|[ canaDA ] in KIDS
글 쓴 이(By): TACK (T@CKt@ck)
날 짜 (Date): 2005년 11월 23일 수요일 오전 09시 42분 21초
제 목(Title): Broken Promises
얼마전에 CTV W-5 에서 방송된 내용입니다.
By Marleen Trotter, W-FIVE
Canada, like many other wealthy countries, wants to attract the best and
brightest from developing nations.
The promise? Bring your education and skills and the jobs are waiting. In
particular, the Canadian government has been encouraging highly skilled
and highly educated immigrants.
In a major speech in September, Prime Minister Paul Martin put heavy
emphasis on the need to increase immigration levels to combat an aging
population, low birth rate and a shortage of skills.
"We need immigrants," said Martin. "Quite frankly we need more and we need
them to succeed."
But can we really accommodate more? What about the tens of thousands
Many who came with dreams of a better life find it impossible to work in
their chosen profession and complain of a system that offers little help
to allow them to practice their skills.
Federal government documents obtained by W-FIVE show that skilled
immigrants are shunning Canada. In 2000, Canadian embassies and consulates
abroad received more than 300,000 immigrant skilled worker visa
applications. But in 2004 that number declined to only 177,000.
Even more dramatic is the fall in skilled worker applications from China
(including Hong Kong), which dropped from 60,000 in 2000 to only 8,000 in
The Maple Leaf
For Eva Zhai, who grew up in China, the Canadian maple leaf represented a
symbol of opportunity and independence in a far-off land.
Zhai immigrated to Canada because she dreamed of a better life for herself
and her daughter Nicole.
She didn't leave China because she was poor or desperate. At home in
Shanghai, she was a successful marketing executive for a large
multinational company. Hers was just the kind of expertise she was told
would land her a good job in Canada.
But Zhai hasn't been able to find any job that matches her qualifications.
Her dream is starting to die.
"Like now I feel a bit lost. Like a failure for the career improvement,"
says Zhai. "I thought I have a very solid multinational background you
know. It should be I can fit in."
Prescription for dissatisfaction
Hamid Zarrinkalam was also led to believe he would have no trouble fitting
in once he immigrated to Canada.
An experienced pharmacist back in Iran, Zarrinkalam was told he would have
to be re-certified in Canada. But he was never told it would take almost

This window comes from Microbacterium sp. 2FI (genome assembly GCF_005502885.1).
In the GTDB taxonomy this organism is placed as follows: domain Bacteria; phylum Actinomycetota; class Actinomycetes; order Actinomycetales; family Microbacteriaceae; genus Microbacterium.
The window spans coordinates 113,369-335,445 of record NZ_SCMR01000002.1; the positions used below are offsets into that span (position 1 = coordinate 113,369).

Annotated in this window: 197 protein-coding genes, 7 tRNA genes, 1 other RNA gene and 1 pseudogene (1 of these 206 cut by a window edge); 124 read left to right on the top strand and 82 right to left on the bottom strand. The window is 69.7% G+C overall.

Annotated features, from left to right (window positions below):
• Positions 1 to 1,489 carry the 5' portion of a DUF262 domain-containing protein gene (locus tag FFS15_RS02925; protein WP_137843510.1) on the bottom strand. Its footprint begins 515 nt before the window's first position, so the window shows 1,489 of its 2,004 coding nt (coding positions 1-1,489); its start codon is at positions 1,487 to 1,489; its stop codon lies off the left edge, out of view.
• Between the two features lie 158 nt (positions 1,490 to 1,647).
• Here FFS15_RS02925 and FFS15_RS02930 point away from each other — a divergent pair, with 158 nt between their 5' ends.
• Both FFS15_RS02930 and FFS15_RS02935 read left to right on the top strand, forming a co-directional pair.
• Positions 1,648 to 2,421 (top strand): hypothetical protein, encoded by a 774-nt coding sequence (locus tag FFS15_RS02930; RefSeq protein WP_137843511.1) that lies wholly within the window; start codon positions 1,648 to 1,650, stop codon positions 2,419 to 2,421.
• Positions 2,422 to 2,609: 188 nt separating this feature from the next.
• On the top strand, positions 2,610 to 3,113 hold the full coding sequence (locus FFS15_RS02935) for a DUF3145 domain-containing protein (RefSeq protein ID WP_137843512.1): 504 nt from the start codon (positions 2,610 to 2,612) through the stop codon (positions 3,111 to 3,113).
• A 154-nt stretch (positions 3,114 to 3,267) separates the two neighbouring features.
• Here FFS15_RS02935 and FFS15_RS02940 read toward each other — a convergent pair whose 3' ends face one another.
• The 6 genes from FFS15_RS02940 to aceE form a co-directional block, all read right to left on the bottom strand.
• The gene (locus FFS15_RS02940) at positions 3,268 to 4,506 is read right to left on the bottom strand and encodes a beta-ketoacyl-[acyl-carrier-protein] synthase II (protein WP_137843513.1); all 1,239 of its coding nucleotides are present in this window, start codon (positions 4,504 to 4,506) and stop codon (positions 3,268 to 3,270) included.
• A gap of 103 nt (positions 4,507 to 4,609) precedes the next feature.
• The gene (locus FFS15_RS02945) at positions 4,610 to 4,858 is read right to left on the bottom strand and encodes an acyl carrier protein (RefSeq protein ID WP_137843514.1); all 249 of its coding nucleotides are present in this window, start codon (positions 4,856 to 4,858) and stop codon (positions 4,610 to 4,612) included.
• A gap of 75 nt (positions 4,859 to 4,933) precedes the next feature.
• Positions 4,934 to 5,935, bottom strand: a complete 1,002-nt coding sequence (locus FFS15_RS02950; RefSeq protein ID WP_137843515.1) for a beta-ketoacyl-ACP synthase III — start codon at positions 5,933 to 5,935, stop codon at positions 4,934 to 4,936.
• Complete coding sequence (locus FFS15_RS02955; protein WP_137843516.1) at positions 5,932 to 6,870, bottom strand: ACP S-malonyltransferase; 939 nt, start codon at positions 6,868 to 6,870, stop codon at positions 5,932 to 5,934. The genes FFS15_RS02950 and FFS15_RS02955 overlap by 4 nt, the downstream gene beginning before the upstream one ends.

three years, that he would literally have to start over, go back to
school, write five exams and do another internship to re-qualify.
Zarrinkalam feels fortunate to have a job as a pharmacy technician to
support himself while he studies for his licensing examinations. But his
work as an assistant is a long way from managing a pharmacy, which is what
he did back in Iran.
"I passed my university (in Iran). I got my degrees over there," he says.
"So I'm ready to (work as a pharmacist). But here -- no."
By the time W-FIVE met Raj Kumar, he was already packing up his dreams for
a better life in Canada, along with his wife Shivani and their two
children. After five years in this country, the engineer with a PhD from
New Delhi has been unable to find any work in his profession.
"I never thought that I would not find a job here," Kumar told W-FIVE.
Disappointed and desperate, he's giving up on Canada and moving to the
United States. There, he found a job with a high-tech company based in
Princeton, New Jersey.
"Within ten days I got two offers (in the U.S.)," he said.
Before emigrating, Kumar was educated and taught at one of the most
prestigious technical schools in the world -- The Indian Institute of
But once in Canada, he couldn't even land an entry-level position and
ended up doing tutoring and courier jobs. He never thought he would be
unable to find work once here.
Immigrants come from different countries, with different backgrounds. But
they all have one thing in common. They qualified to immigrate to Canada
under its point system for skilled workers. It is a point system that
rewards higher education and experience. Everyone must pass an
international language test.
A government presentation shown to prospective immigrants, obtained by
W-FIVE, shows what's needed: 10 points for being in the right age bracket;
25 points for education; 10 points for arranged employment; 16 points for
speaking one of Canada's official languages (French or English); 8
additional points for the second official language. A prospective
immigrant needs 67 out of 100 points to qualify.
The huge number of points given for education means that it's very easy
for prospective immigrants with university degrees and good jobs.
Skilled immigrants are invited into Canada based on their impressive
education, experience and language abilities only to find out that once
they get here those credentials aren't recognized, their foreign
experience doesn't count and their English isn't good enough.
They find themselves locked out by employers who want Canadian degrees and
Canadian experience, by regulated professions that make it almost
impossible to re-qualify.
Skilled surgeon can't work while Canada needs doctors
Joshua Raj, an experienced orthopedic surgeon has performed more than
1,000 joint replacements in Malaysia and the United Kingdom.
Canada needs orthopedic surgeons, but once he arrived in Canada, Dr. Raj
he was told he would have to go back to medical school for a year, then
wait in line and do another four-year residency, if he could even find
one. Dr. Raj has come to the conclusion that he will never be able to
practice medicine in Canada.
"When I make an incision in patient in England, Ireland or Wales under the
skin they look exactly the same as a Canadian," says Dr. Raj. "The bones
are the same, the arteries are the same, the nerves are the same. I don't
see why I cannot work here."
One couple in Alberta is determined to take on Canada's failing
immigration system. Prem and Nessa Premakumaran are suing the federal
government, accusing Canada of wooing professionals like themselves under
Now living in Edmonton, Prem and Nessa were educated in the United Kingdom